Biography Judith Soo
Soprano JUDITH SOO received her Bachelor of Education, her B.F.A. Specialized Honours in Classical Vocal and Piano Performance, all from York University.
Ms. Soo maintains a busy schedule as a soloist and choral singer in Toronto Area with groups such as York University Chamber Choir & Women Chorus, Cantabile Chamber Singers and Vocal Horizon Chamber Choir. She has recently sung with York University Chamber Choir and University of Toronto Schola Cantorum, under the baton of Dr. Lisette Canton and Professor Daniel Taylor, the 2014 choir concert: “The Coronation of King George II”. In June 2009; she was one of the 13 York University Singers, to perform under the baton of John Rutter with New England Symphonic Ensemble, at Carnegie Hall, in New York City.
Ms. Soo has been singing in various private and public functions (Classical, Popular, Cabaret, Musical Theatre and Contemporary Music), as well as accompanying performances as a pianist across GTA and surrounding areas. In summer of 2014, she has performed the role of Second Spirit in “The Magic Flute” and the role of Clara in “Vanessa” with Summer Opera Lyric Theatre. She has also sung the role of Mrs. Gobineau in “The Medium” with Opera by Request.
How did you first hear about Arcadia?
I heard about Arcadia from one of the voice professors at York University, Michael Donovan. He introduced me to Arcadia Academy of Music.
It looks like you are keeping very busy with choral performances around Toronto and abroad, do you have any upcoming events you’d like to share with our readers?
Currently, I am a choral member with Pax Christi Chorale. This is my second season with them. They are a fantastic choral ensemble in Toronto. For my solo work, I have recently performed the role of Suor Dolcina and the role of Novizia, in “Suor Angelica” by Giacomo Puccini with ArtBel Production. This coming fall, I am grateful, I will have the chance to work with the director of ArtBel Production again; who will be organizing another Puccini’s amazing opera: “Gianni Schicchi”. I am really looking forward to being a part of this amazing opera production!
We all know that a career path in music is a challenging one. How has it been balancing your professional career and your teaching career?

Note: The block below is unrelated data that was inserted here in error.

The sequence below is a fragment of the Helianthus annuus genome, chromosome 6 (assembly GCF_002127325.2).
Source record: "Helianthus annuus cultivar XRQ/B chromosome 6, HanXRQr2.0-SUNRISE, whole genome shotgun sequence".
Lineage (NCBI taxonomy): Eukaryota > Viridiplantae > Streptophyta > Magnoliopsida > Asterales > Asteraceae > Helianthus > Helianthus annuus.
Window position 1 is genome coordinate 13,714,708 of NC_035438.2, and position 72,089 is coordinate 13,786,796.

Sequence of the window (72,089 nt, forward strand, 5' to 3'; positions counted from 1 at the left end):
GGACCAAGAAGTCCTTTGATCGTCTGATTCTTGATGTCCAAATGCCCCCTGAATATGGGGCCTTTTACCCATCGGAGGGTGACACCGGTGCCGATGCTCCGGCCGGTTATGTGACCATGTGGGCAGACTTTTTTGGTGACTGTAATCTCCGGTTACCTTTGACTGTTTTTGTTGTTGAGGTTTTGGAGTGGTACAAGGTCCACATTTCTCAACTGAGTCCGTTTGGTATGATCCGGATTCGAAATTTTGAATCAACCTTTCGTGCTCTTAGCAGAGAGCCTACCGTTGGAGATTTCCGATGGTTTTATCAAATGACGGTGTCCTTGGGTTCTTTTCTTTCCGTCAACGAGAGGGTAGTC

I started teaching when I was an undergrad at York University. I have to say; it is really tough to balance between performing and teaching. When I am not practicing or having rehearsals, I would be teaching. I would never have enough time to do anything else; losing sleep is one of them. However, I do love both performing and teaching career; teaching is a rewarding job, It helps in my own development, because trying to explain a concept to someone else really helps clarify the concept in my own mind. Performing is beneficial for all musicians no matter what else you may be doing. It is a great way to get new students and to showcase your talents. Nothing gets students more excited than seeing their own teacher up there showcasing their skills.
What was it like working with John Rutter and the New England Symphonic Ensemble; and to perform at Carnegie Hall?
I was really grateful to be able to perform in an amazing venue such as Carnegie Hall. The acoustics are amazing, and the atmosphere of the venue was fantastic! Having the chance to work with a respectable, talented conductor John Rutter, I have to say; it was my honour. Aside from it, I had the chance to meet and work with different talented singers from all over North America. It was a very memorable experience.
To be able to perform in renowned venues like Carnegie Hall, many people still live by the old adage of “practice, practice, practice”, but in your experience, how important is it to make “connections, connections, connections?”